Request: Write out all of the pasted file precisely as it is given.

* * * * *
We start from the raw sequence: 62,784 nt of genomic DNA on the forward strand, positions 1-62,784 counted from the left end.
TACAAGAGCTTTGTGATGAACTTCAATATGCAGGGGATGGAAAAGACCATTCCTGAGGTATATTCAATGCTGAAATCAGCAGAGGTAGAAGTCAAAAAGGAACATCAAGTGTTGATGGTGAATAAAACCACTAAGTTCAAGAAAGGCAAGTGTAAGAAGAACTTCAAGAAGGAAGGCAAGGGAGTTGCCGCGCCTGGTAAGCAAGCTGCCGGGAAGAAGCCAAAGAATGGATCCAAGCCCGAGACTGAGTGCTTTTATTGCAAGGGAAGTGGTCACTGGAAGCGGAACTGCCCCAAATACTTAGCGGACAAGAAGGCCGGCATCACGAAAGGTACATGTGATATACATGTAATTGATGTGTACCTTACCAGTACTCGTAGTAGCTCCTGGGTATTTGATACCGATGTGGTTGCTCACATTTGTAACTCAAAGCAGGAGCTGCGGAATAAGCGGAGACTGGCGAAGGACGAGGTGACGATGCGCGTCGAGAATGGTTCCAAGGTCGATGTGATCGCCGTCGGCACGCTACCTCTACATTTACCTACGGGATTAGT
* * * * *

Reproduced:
We start from the raw sequence: 62,784 nt of genomic DNA on the forward strand, positions 1-62,784 counted from the left end.
TACAAGAGCTTTGTGATGAACTTCAATATGCAGGGGATGGAAAAGACCATTCCTGAGGTATATTCAATGCTGAAATCAGCAGAGGTAGAAGTCAAAAAGGAACATCAAGTGTTGATGGTGAATAAAACCACTAAGTTCAAGAAAGGCAAGTGTAAGAAGAACTTCAAGAAGGAAGGCAAGGGAGTTGCCGCGCCTGGTAAGCAAGCTGCCGGGAAGAAGCCAAAGAATGGATCCAAGCCCGAGACTGAGTGCTTTTATTGCAAGGGAAGTGGTCACTGGAAGCGGAACTGCCCCAAATACTTAGCGGACAAGAAGGCCGGCATCACGAAAGGTACATGTGATATACATGTAATTGATGTGTACCTTACCAGTACTCGTAGTAGCTCCTGGGTATTTGATACCGATGTGGTTGCTCACATTTGTAACTCAAAGCAGGAGCTGCGGAATAAGCGGAGACTGGCGAAGGACGAGGTGACGATGCGCGTCGAGAATGGTTCCAAGGTCGATGTGATCGCCGTCGGCACGCTACCTCTACATTTACCTACGGGATTAGT